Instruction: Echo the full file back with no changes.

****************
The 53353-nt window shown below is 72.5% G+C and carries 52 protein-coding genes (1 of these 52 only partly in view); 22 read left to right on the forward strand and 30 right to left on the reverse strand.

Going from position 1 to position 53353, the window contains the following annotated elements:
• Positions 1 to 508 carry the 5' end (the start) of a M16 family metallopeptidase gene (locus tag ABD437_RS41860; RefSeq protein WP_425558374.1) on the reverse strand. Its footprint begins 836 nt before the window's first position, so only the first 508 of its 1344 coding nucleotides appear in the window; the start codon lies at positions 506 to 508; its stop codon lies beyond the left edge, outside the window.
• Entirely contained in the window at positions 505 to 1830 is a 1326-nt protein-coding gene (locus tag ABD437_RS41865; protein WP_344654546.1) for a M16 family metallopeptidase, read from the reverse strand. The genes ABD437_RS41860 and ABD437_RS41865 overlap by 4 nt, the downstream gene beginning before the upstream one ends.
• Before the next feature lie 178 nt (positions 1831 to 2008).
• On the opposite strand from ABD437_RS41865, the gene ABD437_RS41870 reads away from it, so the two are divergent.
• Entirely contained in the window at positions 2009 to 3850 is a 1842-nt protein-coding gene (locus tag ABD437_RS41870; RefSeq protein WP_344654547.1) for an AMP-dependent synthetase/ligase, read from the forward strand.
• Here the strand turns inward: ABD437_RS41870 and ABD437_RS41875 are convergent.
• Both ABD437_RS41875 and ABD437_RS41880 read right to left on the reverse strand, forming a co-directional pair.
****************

The 53353-nt window shown below is 72.5% G+C and carries 52 protein-coding genes (1 of these 52 only partly in view); 22 read left to right on the forward strand and 30 right to left on the reverse strand.

Going from position 1 to position 53353, the window contains the following annotated elements:
• Positions 1 to 508 carry the 5' end (the start) of a M16 family metallopeptidase gene (locus tag ABD437_RS41860; RefSeq protein WP_425558374.1) on the reverse strand. Its footprint begins 836 nt before the window's first position, so only the first 508 of its 1344 coding nucleotides appear in the window; the start codon lies at positions 506 to 508; its stop codon lies beyond the left edge, outside the window.
• Entirely contained in the window at positions 505 to 1830 is a 1326-nt protein-coding gene (locus tag ABD437_RS41865; protein WP_344654546.1) for a M16 family metallopeptidase, read from the reverse strand. The genes ABD437_RS41860 and ABD437_RS41865 overlap by 4 nt, the downstream gene beginning before the upstream one ends.
• Before the next feature lie 178 nt (positions 1831 to 2008).
• On the opposite strand from ABD437_RS41865, the gene ABD437_RS41870 reads away from it, so the two are divergent.
• Entirely contained in the window at positions 2009 to 3850 is a 1842-nt protein-coding gene (locus tag ABD437_RS41870; RefSeq protein WP_344654547.1) for an AMP-dependent synthetase/ligase, read from the forward strand.
• Here the strand turns inward: ABD437_RS41870 and ABD437_RS41875 are convergent.
• Both ABD437_RS41875 and ABD437_RS41880 read right to left on the reverse strand, forming a co-directional pair.